THE “KARL JASPERS FORUM” UPDATE 29 (OCTOBER 30, 2006)—Short notation on Herbert’s 28 October 2006. Short Note about his mind-brain problem--relating to the unconscionable torture trends



email me.
1. Superficially no thinker can wholly disagree with Herbert’s Oct. 28, 2006 “Short Note 83”, where he finds fault with an issue of the Science publication, i.e.: it is important to retain a thoughtful distinction between “brain” and “mind”. On another level one can find ample area to disagree with Herbert’s view that “‘minds’ are subjective, encompassing, and operate from an unstructured center…” Disputing Herbert’s quotation is as important as agreeing with his critique of the Science publication--especially while being aware of the encompassing of consciousness and thought’s dependency on cognizing processes with all the limits and potentials thereof. The limits and potentials of the brain are no less real. The encompassing mystique of the category “brain” is not less real.

1.1. I have said before that with regard to absolute judgments about what he considers a mind-brain problem, Herbert’s emphasis on not confusing the mind with the brain can be the more proper perspective for it involves repetitive verbalizations about a priori epistemic critiquing. But Herbert seems to assume that the brain-category is de facto encompassed within and without with less mysteriousness than the mind-category which he equates with experience and consciousness and thereby expects to be more intellectually honest because closer to the source of metaphysics. To think phenomenal mystery does not encompass brain phenomena amounts to a scientifically disciplined critique’s succumbing to a scientific mystique. But yet it is questionable that brain scientists are in the main unaware of the constant need for the engagement of the science of epistemology. Moreover it is questionable that brain experimentation must be suspended until one has a conferred Doctorate in “0-D/MIR”, i.e., a major in zero-derivational fundamental thinking, and a minor in how to avoid mind-independent-reality—the reality according to Herbert’s experience. Herbert is right in pointing out how easily the terms “mind” and “brain” (i.e., the categories) can be confused like putting a cart before the horse or visa versa as in backward or foreword thinking, particularly when the mind is assumed less empirical in quantum or at least molecular weight than the brain. His bytes of experience do not stochastically determine his radical epistemology’s universal applicability with more precision merely because he uses the word “mind” interchangeably with “experience” and “consciousness”.

2. A biblical structure relative to human sacrifice (2 Kings, 3:24 and 3:27)--Herbert is correct in part in as much as reductionism (note the “ism” meaning radical structuring) does proceed from and never leaves a preferred faith in…an…assumptive experimentally perceived ultimate origin-concept (such conceptualism being considered on my Richard Dawkins Webpage). Herbert’s critique of Science probably senses how bad faith and corporealized mysticism can creep into and jeopardize science when the mind and brain are not properly differentiated due to an absolute ontological presumption regarding basic biological building blocks. But the greater presumption-error is that one is fundamentally more or less structured than the other. His zero-derivational thinking spoils the lesson’s society learns historically--such as with the evils of sacrificial human burnt offerings though performed with the minimum of discomfort to the one being sacrificed. The Abrahamic offering of Isaac has been considered in depth by Kierkegaard but needs to be revisited for deeper insight into the current trend toward human sacrifice and suffering.   Herbert’s zero-derivational words can be mistaken as a well-intentioned method to avoid origin-sin thinking, but as a mentalism-independent of historical reality it becomes more a thinking participating in the sin of omission. It omits in principle worthwhile principles, such as the constant need for questioning elite-lineage and first-born status. We need to learn to think about how to get the best works out of those who confuse absolute views of origin with an arrogant predestination, and how to get the best work out of those made to feel inferior to the point of fatalism.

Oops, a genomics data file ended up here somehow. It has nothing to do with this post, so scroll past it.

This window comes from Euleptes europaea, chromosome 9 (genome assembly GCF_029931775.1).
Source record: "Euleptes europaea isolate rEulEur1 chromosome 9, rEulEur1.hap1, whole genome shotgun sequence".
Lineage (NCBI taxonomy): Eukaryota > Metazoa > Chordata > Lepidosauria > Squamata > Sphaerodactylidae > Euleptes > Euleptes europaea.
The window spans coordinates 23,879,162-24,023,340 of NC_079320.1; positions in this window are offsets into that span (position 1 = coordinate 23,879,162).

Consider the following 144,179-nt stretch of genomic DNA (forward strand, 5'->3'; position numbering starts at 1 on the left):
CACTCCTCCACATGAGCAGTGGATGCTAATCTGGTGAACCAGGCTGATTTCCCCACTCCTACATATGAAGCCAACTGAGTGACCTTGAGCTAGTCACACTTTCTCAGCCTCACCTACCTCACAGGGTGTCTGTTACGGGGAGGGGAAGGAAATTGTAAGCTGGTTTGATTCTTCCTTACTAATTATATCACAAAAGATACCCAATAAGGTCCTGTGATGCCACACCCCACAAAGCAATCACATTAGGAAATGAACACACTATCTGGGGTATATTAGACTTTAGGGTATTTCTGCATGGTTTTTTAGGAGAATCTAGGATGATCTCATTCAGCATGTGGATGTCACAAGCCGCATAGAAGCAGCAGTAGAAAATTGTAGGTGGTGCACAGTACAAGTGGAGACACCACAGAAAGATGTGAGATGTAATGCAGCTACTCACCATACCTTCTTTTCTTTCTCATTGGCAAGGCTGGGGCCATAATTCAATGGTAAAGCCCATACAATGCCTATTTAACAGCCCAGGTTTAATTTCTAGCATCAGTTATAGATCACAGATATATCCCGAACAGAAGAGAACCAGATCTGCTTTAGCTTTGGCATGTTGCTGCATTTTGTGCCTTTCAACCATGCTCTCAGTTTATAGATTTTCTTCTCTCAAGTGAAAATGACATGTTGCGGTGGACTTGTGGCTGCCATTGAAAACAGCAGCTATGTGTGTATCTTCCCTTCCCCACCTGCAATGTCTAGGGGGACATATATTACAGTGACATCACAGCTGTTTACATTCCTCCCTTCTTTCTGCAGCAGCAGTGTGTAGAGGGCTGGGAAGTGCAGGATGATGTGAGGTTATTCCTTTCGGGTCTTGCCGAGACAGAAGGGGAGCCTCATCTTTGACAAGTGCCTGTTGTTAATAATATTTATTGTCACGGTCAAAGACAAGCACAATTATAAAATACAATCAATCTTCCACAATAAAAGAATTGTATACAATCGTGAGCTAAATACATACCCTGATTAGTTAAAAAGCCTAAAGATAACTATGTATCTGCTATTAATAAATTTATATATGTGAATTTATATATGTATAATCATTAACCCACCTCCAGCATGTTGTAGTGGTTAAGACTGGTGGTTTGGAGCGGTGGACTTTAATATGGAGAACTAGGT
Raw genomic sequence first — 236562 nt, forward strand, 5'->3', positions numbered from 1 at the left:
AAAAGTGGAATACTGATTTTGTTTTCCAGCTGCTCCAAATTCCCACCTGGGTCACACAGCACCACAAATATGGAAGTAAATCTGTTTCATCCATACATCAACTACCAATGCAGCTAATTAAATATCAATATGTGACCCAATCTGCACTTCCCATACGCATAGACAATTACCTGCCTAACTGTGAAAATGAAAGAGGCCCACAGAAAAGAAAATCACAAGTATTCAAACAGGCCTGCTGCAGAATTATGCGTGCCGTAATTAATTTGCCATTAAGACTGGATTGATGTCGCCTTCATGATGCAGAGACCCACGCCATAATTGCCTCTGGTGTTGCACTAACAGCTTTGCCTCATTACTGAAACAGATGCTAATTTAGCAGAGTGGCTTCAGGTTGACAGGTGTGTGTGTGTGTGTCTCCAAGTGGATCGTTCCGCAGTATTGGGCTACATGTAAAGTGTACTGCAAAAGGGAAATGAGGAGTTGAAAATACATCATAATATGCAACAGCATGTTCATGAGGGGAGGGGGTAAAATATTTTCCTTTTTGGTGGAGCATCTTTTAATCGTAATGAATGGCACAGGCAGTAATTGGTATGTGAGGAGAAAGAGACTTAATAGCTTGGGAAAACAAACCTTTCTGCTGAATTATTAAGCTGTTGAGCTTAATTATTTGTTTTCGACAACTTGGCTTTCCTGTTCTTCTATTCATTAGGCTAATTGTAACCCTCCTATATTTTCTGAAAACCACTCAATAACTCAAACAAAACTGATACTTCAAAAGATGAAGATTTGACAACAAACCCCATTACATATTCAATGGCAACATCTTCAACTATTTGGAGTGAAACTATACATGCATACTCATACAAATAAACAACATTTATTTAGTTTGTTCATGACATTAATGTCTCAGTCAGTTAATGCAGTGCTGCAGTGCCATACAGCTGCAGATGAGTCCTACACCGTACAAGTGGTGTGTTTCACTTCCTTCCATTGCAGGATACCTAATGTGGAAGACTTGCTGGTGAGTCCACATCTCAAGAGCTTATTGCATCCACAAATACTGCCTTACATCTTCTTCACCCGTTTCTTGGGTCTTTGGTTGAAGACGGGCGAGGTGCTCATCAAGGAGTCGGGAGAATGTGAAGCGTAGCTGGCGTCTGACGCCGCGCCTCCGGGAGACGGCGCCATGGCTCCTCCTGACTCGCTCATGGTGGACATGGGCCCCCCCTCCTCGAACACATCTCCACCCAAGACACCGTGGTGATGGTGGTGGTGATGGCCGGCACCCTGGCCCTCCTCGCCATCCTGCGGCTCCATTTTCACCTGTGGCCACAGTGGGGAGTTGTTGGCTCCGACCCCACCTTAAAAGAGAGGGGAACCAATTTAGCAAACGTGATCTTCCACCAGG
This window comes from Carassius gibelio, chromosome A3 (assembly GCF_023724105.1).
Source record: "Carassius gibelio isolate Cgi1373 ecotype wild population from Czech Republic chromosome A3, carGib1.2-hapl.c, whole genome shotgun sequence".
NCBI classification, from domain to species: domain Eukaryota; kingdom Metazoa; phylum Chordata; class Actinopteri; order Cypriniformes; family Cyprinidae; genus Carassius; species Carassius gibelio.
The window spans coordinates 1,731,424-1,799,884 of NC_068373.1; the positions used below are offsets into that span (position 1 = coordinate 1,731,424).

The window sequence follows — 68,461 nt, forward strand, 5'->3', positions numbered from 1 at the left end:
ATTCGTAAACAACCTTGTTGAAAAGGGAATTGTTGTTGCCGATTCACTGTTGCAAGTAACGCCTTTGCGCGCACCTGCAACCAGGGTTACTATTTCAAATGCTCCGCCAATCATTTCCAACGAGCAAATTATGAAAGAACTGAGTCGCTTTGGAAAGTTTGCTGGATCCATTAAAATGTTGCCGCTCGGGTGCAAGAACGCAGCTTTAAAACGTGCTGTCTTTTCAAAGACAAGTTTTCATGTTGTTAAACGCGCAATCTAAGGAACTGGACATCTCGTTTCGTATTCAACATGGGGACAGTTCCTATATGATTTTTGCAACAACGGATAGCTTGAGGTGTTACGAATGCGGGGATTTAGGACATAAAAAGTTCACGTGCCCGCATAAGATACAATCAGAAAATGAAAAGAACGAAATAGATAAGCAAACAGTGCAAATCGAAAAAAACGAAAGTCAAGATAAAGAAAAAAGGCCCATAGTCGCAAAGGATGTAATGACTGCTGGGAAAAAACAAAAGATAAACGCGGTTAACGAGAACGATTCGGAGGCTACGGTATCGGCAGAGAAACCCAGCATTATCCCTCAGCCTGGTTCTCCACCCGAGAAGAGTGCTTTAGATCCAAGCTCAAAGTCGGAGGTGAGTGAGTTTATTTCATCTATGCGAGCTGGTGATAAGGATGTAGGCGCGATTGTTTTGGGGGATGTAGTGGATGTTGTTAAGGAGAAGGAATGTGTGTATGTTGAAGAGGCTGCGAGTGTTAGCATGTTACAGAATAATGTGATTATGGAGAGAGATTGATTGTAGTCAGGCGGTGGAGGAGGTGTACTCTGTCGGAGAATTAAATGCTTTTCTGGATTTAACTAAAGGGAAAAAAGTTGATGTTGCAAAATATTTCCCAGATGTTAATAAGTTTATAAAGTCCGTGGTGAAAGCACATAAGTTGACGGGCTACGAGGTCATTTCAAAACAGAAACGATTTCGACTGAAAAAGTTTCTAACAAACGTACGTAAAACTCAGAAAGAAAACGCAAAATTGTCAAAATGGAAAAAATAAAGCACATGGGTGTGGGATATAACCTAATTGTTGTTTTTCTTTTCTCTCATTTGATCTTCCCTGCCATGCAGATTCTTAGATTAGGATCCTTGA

3. Reducing philosophical wisdom (awe, wondering, and worship) to a physic’s meta-physic does takes place in the name of science, but it occurs no less by those associated with “Constructivism” who presume an inviolable origin to be universally applicable, acceptable, and religiously enforceable (such as transparently made evident through the preeminence given to the first of several contributors to the “Constructivist’s Foundation’s” “Journal”). Notwithstanding (not standing with “Constructivism”), Jaspers was and remains outstanding in the systematic demonstration of the limits of such vitalism in scientism, including the perilous religious (institutionalism’s establishment under momentum) absorption or harvesting of schools  (like the “Constructivism” school)


Site Map

Back to Front Page